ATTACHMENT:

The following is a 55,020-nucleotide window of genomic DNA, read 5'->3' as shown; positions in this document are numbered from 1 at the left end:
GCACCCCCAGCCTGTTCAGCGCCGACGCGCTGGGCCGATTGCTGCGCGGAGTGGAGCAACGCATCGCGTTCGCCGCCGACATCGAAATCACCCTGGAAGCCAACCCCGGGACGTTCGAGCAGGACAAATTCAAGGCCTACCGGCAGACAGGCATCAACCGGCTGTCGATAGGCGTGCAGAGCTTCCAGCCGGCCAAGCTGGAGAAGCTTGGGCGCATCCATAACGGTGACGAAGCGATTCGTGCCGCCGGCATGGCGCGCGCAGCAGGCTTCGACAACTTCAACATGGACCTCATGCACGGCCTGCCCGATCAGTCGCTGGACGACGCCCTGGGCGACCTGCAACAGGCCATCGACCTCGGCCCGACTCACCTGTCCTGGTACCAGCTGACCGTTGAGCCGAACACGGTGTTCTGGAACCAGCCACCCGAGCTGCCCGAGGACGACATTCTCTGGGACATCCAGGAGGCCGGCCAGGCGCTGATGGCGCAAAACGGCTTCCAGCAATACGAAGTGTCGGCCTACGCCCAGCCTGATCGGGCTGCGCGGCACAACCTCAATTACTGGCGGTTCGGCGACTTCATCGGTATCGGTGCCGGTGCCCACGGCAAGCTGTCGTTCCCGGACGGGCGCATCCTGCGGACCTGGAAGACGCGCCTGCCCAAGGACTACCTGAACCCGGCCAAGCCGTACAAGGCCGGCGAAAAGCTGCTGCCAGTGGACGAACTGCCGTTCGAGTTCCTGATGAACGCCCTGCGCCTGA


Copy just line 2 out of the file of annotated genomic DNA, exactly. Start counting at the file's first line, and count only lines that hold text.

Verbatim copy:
GCACCCCCAGCCTGTTCAGCGCCGACGCGCTGGGCCGATTGCTGCGCGGAGTGGAGCAACGCATCGCGTTCGCCGCCGACATCGAAATCACCCTGGAAGCCAACCCCGGGACGTTCGAGCAGGACAAATTCAAGGCCTACCGGCAGACAGGCATCAACCGGCTGTCGATAGGCGTGCAGAGCTTCCAGCCGGCCAAGCTGGAGAAGCTTGGGCGCATCCATAACGGTGACGAAGCGATTCGTGCCGCCGGCATGGCGCGCGCAGCAGGCTTCGACAACTTCAACATGGACCTCATGCACGGCCTGCCCGATCAGTCGCTGGACGACGCCCTGGGCGACCTGCAACAGGCCATCGACCTCGGCCCGACTCACCTGTCCTGGTACCAGCTGACCGTTGAGCCGAACACGGTGTTCTGGAACCAGCCACCCGAGCTGCCCGAGGACGACATTCTCTGGGACATCCAGGAGGCCGGCCAGGCGCTGATGGCGCAAAACGGCTTCCAGCAATACGAAGTGTCGGCCTACGCCCAGCCTGATCGGGCTGCGCGGCACAACCTCAATTACTGGCGGTTCGGCGACTTCATCGGTATCGGTGCCGGTGCCCACGGCAAGCTGTCGTTCCCGGACGGGCGCATCCTGCGGACCTGGAAGACGCGCCTGCCCAAGGACTACCTGAACCCGGCCAAGCCGTACAAGGCCGGCGAAAAGCTGCTGCCAGTGGACGAACTGCCGTTCGAGTTCCTGATGAACGCCCTGCGCCTGA